I dare to call these little bites of baked goodness, “cookies”, because, of course, cookies have the connotation of being “unhealthy” which implies other nutrition behaviors, which we wrongfully shun when we don’t eat intuitively……..but I digress.

Miriam Webster defines a cookie as a “sweet baked food that is usually small, flat and round and is made from flour and sugar”. So, I suppose these are “cookies”. Of course I call them cookies to give them the extra anticipation of deliciousness for my kids. But even with slashing the sugar, a little banana gives these pumpkin cookies natural sweetness, along with a few chocolate chips sprinkled throughout.

I cut the flour in the base and substituted oatmeal for extra more fiber.

My family ate these pumpkin cookies right up when they came out of the oven. There were definitely better right out of the oven, but the 2 cookies that were left over went into the kids’ lunchboxes and were gobbled up.

Because I love food and learning about food’s origins, I find the origin and nutrition of pumpkins quite interesting.

Pumpkin Origins

Pumpkin may creep up in artificial flavor form in the fall, but there was a time when Americans consumed them more in their natural form. Pumpkins were a staple in Native Americans’ and early colonists’ diets. Pumpkins are believed to have originated in Mexico. There have been seeds from related plants found in Mexico in 7000 to 5500 B.C. (And the name, pumpkin, originated from the Greek word “pepon”, which is “large melon”.)

In today’s Mexican markets, though, there aren’t Jack-o’-lantern varieties (which are used more for carving than eating). In Mexico, you’ll find Calabaza, which are bulbous or round, being or green-striped and with crooked necks.

Pumpkin Nutrition

Pumpkin, fresh or canned, is superbly nutritious, packed with fiber, potassium, vitamin K, beta carotene and iron. I’ll focus on canned pumpkin since it’s more user-friendly.

The fact that canned pumpkin has a high water content, keeps the calories low, and fills you up more. It is also a low sodium food.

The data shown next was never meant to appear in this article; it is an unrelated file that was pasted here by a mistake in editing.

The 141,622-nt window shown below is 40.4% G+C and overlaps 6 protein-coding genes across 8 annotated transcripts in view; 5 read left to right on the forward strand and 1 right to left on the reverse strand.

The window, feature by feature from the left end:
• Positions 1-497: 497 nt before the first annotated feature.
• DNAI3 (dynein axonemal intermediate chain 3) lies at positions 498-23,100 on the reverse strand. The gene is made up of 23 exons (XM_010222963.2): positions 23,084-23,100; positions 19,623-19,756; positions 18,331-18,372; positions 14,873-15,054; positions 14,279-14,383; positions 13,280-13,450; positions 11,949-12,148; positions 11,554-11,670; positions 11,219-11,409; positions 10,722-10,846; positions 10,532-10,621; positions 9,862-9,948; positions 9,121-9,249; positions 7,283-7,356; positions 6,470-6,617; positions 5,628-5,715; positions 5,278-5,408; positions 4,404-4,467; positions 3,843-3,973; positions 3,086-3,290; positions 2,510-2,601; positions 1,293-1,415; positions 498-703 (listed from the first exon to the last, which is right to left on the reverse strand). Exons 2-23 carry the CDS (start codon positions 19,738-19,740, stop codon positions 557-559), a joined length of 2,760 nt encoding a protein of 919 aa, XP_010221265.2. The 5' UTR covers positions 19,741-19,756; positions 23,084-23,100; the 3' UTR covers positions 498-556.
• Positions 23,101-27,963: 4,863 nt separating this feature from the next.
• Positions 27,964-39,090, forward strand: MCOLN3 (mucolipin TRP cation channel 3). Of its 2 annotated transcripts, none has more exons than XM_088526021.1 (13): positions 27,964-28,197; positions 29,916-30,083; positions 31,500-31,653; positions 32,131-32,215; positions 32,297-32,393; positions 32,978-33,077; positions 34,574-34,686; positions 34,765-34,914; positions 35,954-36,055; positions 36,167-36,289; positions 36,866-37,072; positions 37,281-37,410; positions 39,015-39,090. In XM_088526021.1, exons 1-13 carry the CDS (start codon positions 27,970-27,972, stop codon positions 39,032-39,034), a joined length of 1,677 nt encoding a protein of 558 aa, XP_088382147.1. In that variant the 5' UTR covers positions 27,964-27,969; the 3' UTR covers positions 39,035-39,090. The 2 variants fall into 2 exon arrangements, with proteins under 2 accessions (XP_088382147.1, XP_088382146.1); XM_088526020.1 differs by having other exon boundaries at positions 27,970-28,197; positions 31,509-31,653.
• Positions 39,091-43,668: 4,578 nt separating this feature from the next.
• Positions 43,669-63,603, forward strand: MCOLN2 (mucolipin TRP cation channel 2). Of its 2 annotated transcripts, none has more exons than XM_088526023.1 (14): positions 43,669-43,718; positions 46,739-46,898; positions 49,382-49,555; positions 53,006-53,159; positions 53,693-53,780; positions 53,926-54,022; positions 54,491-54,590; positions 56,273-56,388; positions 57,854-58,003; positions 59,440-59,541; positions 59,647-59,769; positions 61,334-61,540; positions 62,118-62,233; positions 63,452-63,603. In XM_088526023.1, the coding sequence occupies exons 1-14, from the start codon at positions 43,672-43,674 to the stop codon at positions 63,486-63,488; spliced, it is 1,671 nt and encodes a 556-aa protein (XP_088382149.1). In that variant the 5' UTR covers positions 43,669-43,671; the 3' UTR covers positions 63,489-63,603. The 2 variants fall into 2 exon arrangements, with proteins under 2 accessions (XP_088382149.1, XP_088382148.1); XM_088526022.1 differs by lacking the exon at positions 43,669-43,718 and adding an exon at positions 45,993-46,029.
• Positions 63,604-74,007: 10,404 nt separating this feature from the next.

According to the USDA, ½ cup canned pumpkin contains:

Calories: 40

Total fat: 0

Sodium: 5mg

Total Carbohydrates: 10g

Dietary Fiber: 4g

Sugar: 4g

Protein: 1g

Vitamin A: 380%

Vitamin C: 8%

Calcium: 4%

Iron: 10%

This makes pumpkin a real nutrient dense food. It is high in fiber, keeping you fuller longer and helps to keep blood sugar levels stable. It has 4 grams of fiber per ½ cup, which is more than a medium sized banana.

The high beta-carotene content (which turns into Vitamin A in the body) is a powerful antioxidant. This may help boost our immunity and protect your skin from UV rays, warding off wrinkles.

Web MD suggests making an all-natural face mask with pumpkin. Take 1/4 cup pureed pumpkin (not pumpkin pie), an egg, a tablespoon of honey and a tablespoon of milk. Mix, then apply it, wait for 20 minutes or so and wash it off with warm water.

Pumpkin’s low calorie content makes it perfect for mixing in with other ingredients in a recipe to really boost the nutrition….like these pumpkin oatmeal cookies.

Pumpkin Oatmeal Cookies

Makes about 13 cookies


½ can pumpkin puree (not pumpkin pie)

½ banana, mashed

½ cup flour

1 ½ cups whole oats

4 Tbsp coconut oil (or canola/vegetable)

3 Tbsp maple syrup

1 tsp pumpkin pie spice

1 tsp vanilla

¼ cup chocolate chips


Preheat oven to 350 degrees F.

Mix dry ingredients together in a large bowl (flour, oats, pumpkin pie spice).

Mix wet ingredients in another small bowl (pumpkin, banana, coconut oil, vanilla maple syrup).

Make a well in the dry ingredients and pour in the wet ingredients.

Mix until just combined.

Fold in chocolate chips.

Drop on greased cookie sheet, 2 inches apart.

Bake for about 25 minutes, or until slightly browned.


Per cookie:

Calories: 100

Carbohydrates: 11 g

Sugar: 6.7 g

Fat: 6 g

Protein: 1.2 g

Did you make them?? Tell me how they came out!